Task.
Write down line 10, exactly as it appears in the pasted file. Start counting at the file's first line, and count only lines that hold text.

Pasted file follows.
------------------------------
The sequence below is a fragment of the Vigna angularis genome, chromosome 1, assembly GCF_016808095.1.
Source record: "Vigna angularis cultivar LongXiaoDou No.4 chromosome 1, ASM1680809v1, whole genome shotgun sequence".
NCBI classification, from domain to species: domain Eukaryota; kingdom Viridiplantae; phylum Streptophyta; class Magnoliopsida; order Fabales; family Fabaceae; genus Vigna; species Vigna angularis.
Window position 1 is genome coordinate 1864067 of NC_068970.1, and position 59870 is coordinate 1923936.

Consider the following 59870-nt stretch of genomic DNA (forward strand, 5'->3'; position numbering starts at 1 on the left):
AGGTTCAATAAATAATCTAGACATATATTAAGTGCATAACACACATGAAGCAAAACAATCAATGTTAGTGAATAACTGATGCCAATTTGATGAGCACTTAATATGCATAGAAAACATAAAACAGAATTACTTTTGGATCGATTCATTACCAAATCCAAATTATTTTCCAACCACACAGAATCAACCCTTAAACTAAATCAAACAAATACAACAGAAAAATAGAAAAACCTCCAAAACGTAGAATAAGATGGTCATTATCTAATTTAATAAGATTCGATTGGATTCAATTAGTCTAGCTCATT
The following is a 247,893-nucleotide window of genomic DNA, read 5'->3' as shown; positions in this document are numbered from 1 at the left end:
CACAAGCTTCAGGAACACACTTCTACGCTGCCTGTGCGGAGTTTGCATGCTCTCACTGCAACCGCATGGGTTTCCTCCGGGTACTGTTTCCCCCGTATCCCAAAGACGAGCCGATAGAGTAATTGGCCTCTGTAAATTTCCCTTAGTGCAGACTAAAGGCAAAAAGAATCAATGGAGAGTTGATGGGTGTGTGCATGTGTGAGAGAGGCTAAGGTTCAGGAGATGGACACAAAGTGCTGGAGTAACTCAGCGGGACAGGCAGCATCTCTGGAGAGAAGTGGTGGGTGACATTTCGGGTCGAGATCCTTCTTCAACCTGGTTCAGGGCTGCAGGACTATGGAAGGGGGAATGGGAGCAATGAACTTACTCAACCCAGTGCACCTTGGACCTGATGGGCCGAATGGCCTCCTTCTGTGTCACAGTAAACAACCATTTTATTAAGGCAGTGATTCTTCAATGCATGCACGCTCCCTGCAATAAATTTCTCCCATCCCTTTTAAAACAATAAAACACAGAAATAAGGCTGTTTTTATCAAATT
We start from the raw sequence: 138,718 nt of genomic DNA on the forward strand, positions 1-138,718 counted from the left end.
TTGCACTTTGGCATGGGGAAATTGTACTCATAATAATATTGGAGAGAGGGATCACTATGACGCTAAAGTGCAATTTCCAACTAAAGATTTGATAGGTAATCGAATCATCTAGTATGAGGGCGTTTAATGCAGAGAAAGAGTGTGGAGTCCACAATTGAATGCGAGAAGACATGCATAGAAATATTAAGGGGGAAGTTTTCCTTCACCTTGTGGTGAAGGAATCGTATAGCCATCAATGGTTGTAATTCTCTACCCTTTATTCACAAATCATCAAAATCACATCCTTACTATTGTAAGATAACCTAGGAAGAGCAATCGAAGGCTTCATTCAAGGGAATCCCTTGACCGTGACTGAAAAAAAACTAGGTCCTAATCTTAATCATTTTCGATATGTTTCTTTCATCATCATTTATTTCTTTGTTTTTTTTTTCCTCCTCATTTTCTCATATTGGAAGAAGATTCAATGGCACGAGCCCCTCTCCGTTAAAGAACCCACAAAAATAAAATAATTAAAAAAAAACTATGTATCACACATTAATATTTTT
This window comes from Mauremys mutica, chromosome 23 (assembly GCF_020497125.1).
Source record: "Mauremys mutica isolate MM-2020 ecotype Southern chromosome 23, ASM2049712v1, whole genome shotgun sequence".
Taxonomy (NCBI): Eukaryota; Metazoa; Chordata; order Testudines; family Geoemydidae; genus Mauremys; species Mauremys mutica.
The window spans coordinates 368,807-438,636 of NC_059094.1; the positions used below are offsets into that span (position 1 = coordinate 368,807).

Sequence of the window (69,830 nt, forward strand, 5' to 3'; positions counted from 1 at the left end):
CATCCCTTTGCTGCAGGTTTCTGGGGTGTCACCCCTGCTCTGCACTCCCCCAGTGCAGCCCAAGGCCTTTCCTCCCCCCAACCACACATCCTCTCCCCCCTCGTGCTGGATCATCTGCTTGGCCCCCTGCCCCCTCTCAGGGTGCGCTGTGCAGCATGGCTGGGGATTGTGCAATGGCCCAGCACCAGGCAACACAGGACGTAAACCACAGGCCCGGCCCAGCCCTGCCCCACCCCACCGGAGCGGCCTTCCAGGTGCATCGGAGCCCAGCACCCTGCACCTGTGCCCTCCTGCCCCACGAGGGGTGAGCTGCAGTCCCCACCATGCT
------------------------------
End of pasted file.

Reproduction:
TTGCACTTTGGCATGGGGAAATTGTACTCATAATAATATTGGAGAGAGGGATCACTATGACGCTAAAGTGCAATTTCCAACTAAAGATTTGATAGGTAATCGAATCATCTAGTATGAGGGCGTTTAATGCAGAGAAAGAGTGTGGAGTCCACAATTGAATGCGAGAAGACATGCATAGAAATATTAAGGGGGAAGTTTTCCTTCACCTTGTGGTGAAGGAATCGTATAGCCATCAATGGTTGTAATTCTCTACCCTTTATTCACAAATCATCAAAATCACATCCTTACTATTGTAAGATAACCTAGGAAGAGCAATCGAAGGCTTCATTCAAGGGAATCCCTTGACCGTGACTGAAAAAAAACTAGGTCCTAATCTTAATCATTTTCGATATGTTTCTTTCATCATCATTTATTTCTTTGTTTTTTTTTTCCTCCTCATTTTCTCATATTGGAAGAAGATTCAATGGCACGAGCCCCTCTCCGTTAAAGAACCCACAAAAATAAAATAATTAAAAAAAAACTATGTATCACACATTAATATTTTT